Have you noticed that one of your child's eyelids is drooping? What could be causing this condition? Will it go away on its own? A drooping eyelid is caused by a condition called ptosis, and a doctor's visit is indeed important. Causes of this condition vary, so only a doctor can tell you why this is happening and what type of treatment is indicated.
Ptosis: congenital and acquired
There are two kinds of ptosis: congenital and acquired. If your child's drooping eyelid is a recent development, it will be classified as acquired, because congenital ptosis is present at birth. Acquired ptosis usually develops later in life, so it is important to determine why it is happening in your child. The most common cause of ptosis is weakened levator muscles (those responsible for lifting the eyelid), which can be corrected by surgery. However, ptosis can also be due to underlying conditions that warrant extensive medical intervention.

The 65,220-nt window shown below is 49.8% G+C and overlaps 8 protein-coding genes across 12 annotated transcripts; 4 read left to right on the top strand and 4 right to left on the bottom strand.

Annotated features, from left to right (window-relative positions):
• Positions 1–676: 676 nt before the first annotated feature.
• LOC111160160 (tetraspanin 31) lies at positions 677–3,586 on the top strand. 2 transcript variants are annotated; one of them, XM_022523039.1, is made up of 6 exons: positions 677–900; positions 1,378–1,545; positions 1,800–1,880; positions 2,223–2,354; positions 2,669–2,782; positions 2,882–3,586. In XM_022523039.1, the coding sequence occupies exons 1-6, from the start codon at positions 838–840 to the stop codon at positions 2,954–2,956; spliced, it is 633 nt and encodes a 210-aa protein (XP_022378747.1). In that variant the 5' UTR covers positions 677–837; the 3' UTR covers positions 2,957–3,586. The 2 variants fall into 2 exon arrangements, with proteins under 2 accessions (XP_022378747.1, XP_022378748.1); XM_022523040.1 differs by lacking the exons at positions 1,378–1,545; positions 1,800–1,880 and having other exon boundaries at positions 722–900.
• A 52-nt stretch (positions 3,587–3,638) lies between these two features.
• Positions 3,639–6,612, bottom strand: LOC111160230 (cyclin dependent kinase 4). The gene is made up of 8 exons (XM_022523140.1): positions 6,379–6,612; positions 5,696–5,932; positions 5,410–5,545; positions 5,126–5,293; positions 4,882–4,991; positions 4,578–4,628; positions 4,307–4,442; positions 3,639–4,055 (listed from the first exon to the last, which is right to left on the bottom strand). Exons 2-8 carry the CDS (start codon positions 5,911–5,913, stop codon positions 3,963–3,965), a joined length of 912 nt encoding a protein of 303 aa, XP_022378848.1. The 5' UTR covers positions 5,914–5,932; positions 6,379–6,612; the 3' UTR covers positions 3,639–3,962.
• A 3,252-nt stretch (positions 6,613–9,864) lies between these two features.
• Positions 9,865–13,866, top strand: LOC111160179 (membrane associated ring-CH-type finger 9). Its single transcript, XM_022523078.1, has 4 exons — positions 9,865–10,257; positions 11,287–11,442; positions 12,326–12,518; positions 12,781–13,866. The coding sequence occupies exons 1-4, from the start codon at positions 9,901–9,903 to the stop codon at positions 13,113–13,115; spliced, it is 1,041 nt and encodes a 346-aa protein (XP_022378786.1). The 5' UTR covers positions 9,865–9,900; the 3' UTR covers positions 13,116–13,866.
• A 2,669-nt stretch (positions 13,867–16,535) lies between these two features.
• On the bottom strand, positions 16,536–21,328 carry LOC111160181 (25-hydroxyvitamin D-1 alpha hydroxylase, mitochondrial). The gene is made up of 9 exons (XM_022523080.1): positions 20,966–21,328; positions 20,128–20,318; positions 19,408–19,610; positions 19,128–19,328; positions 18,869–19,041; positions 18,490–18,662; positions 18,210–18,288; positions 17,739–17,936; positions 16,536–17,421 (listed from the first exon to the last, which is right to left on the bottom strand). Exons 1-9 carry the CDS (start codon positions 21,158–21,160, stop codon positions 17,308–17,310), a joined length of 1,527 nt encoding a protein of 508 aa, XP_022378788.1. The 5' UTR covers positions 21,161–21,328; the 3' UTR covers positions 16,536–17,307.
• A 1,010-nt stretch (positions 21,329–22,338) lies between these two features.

Medical conditions that can cause ptosis
Acquired ptosis can also be caused by serious medical conditions.
Horner syndrome. Damage to the nerve pathway that runs from the brain to one side of the body can result in a drooping eyelid. The result of a stroke, tumor, or spinal cord injury, Horner syndrome is accompanied by decreased pupil size and reduction in sweating on the affected side of the body.
Diabetes. Both Type 1 and Type 2 diabetes can affect the functioning of the body's organs, including the eyes. Ptosis may be a sign that your child has developed diabetes. Type 1 diabetes, which is the most common type to affect children, requires careful management by a physician.
Myasthenia gravis. This autoimmune disorder, which attacks the muscle system, can cause ptosis. About 90% of people with this disease experience symptoms involving their eyes.
You may have noted the deterioration in your child's eyelid muscles over time, something that developed gradually. However, if ptosis comes on suddenly, it could indicate a stroke. If associated with other stroke symptoms, don't wait for a doctor's appointment. Emergency medical attention is critical.
The treatment for ptosis depends on its cause. Consultation with your child's pediatrician and a pediatric ophthalmologist will yield the best treatment plan for his or her situation. In some cases, surgery may be necessary along with other medical interventions.
Don't assume your child's drooping eyelid is a transient symptom of fatigue or excessive pressure from a sleeping position. Call and make an appointment right away.Share